KAMPAR: More than 300 oil palm smallholders in Perak were awarded sustainability certification after months of hard work to comply with the requirements to be globally recognised as sustainable palm oil producers.
Yesterday, 335 independent smallholders who voluntarily participated in the Wild Asia Group Scheme (WAGS) became the first group of smallholders to receive both the Malaysian Sustainable Palm Oil (MSPO) and Roundtable Sustainable Palm Oil (RSPO) certifications.
Of the group, 58 farmers are the first Orang Asli independent smallholders, making it a special moment for the industry as they are now RSPO-MSPO certified.
Wild Asia is a Malaysia-based social enterprise that works to help change the way consumers, businesses and traders operate so that they can leave a positive footprint on the world, be it in agriculture or tourism.
In turn, WAGS is a strategy to include and support small producers in the global market by working with global palm oil suppliers to solve problems associated with the opacity of the palm oil supply chain, and to reduce the environmental and social risks for the global users of palm oil.
The certifications and special awards to recognise outstanding farmers were handed out by Deputy Primary Industries Minister Datuk Seri Shamsul Iskandar Mohd Akin in the presence of the Malaysian Palm Oil Certification Council chief executive officer Chew Jit Seng, Malaysian Palm Oil Board director-general Dr Ahmad Parveez Ghulam Kadir, and stakeholders from RSPO Malaysia and Cargill Malaysia, a major purchaser of sustainably produced palm oil. Also in attendance was Orang Asli Development Department director-general Prof Dr Juli Edo.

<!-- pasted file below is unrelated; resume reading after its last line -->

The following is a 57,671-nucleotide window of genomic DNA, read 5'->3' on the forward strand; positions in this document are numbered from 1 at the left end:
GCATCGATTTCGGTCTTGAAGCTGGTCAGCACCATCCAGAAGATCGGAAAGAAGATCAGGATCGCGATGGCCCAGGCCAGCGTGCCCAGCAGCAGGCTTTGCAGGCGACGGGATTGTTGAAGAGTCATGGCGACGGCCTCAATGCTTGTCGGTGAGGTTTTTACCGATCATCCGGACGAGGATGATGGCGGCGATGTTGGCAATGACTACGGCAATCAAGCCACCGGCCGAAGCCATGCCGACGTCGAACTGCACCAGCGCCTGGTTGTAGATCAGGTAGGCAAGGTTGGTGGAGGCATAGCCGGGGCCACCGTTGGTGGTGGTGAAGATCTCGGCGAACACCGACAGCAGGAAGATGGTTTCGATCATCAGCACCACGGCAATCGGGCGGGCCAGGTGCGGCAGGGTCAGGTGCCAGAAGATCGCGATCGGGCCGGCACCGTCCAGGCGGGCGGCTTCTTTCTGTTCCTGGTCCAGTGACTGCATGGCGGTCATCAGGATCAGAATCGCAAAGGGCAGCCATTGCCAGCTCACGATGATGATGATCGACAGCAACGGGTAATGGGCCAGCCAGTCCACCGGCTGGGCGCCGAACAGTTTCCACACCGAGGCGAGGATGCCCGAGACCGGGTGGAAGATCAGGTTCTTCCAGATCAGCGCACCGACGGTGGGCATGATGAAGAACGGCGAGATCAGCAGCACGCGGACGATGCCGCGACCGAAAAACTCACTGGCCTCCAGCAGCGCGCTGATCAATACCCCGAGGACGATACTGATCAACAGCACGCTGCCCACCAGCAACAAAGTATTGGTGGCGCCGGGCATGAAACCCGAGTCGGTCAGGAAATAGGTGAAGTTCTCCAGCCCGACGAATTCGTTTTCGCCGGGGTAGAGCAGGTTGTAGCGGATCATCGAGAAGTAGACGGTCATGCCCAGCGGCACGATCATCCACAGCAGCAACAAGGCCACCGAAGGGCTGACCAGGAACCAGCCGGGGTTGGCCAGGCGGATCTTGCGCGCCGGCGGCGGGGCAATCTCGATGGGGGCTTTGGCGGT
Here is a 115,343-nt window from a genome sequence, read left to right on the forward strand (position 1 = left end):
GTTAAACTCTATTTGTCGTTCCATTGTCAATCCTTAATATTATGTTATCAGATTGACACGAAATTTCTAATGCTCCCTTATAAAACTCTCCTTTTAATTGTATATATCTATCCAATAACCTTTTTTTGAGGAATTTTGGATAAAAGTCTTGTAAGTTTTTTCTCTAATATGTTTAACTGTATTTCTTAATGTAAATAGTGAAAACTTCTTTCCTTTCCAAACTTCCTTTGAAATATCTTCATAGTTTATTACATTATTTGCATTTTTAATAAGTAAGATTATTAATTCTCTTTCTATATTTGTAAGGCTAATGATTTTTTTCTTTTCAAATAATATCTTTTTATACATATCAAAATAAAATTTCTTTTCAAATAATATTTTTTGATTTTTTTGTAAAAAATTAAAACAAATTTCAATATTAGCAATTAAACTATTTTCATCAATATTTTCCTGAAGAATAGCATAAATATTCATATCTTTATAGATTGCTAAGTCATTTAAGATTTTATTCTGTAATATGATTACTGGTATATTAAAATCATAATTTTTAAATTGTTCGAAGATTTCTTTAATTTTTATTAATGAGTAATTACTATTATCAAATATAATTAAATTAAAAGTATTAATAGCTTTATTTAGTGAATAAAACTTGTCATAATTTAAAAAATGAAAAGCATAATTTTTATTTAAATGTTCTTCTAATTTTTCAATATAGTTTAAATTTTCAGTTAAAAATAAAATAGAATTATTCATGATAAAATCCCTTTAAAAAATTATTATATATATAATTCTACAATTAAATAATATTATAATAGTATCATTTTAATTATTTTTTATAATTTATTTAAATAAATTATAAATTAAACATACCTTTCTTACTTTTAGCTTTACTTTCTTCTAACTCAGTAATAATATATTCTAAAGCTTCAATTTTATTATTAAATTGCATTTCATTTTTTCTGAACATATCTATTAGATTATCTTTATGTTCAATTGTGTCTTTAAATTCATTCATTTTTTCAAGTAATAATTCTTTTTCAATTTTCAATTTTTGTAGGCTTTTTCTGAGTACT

In his speech, Shamsul said that WAGS is playing an important role in getting smallholders up to speed in the adoption of MSPO, which is mandatory for all growers here by the end of the year.
“As many smallholders lack the technical know-how and skills to farm the sustainable way, the role of technical partners and enablers such as Wild Asia is important. I would also like to congratulate companies such as Cargill Malaysia, Tian Siang Air Kuning, Teik Joo Chan Sdn Bhd, Sawit Langkap Sdn Bhd (mills around Kampar) for their role in supporting sustainable palm oil.
“This collaboration across multiple stakeholders is needed to drive the mass adoption of palm oil certification, ” said Shamsul, who also visited the plots of several model smallholders around Kampung Chenderong Balai near here.
He revealed that as of end September, only 6%, or 62,600ha of 979,900ha of smallholder plots in Malaysia are MSPO-compliant. In Perak, only 5.5% or 6,855ha out of 125,000ha are MSPO-certified.
“And even then, a majority of these MSPO-compliant smallholders are beneficiaries of the Malaysian Palm Oil Board’s Sustainable Palm Oil Cluster scheme, ” said Shamsul in underscoring the urgency for various stakeholders to step up the pace of MSPO adoption.
“Although the country contributed 26.8% of the global palm oil production in 2018, lots of work still needs to be done to ensure the industry embraces sustainability, ” he added.
At the event, Shamsul also witnessed an exchange of agreement between MPOB and Wild Asia to further strengthen the public-private collaboration in streamlining efforts in creating a sustainable palm oil industry.
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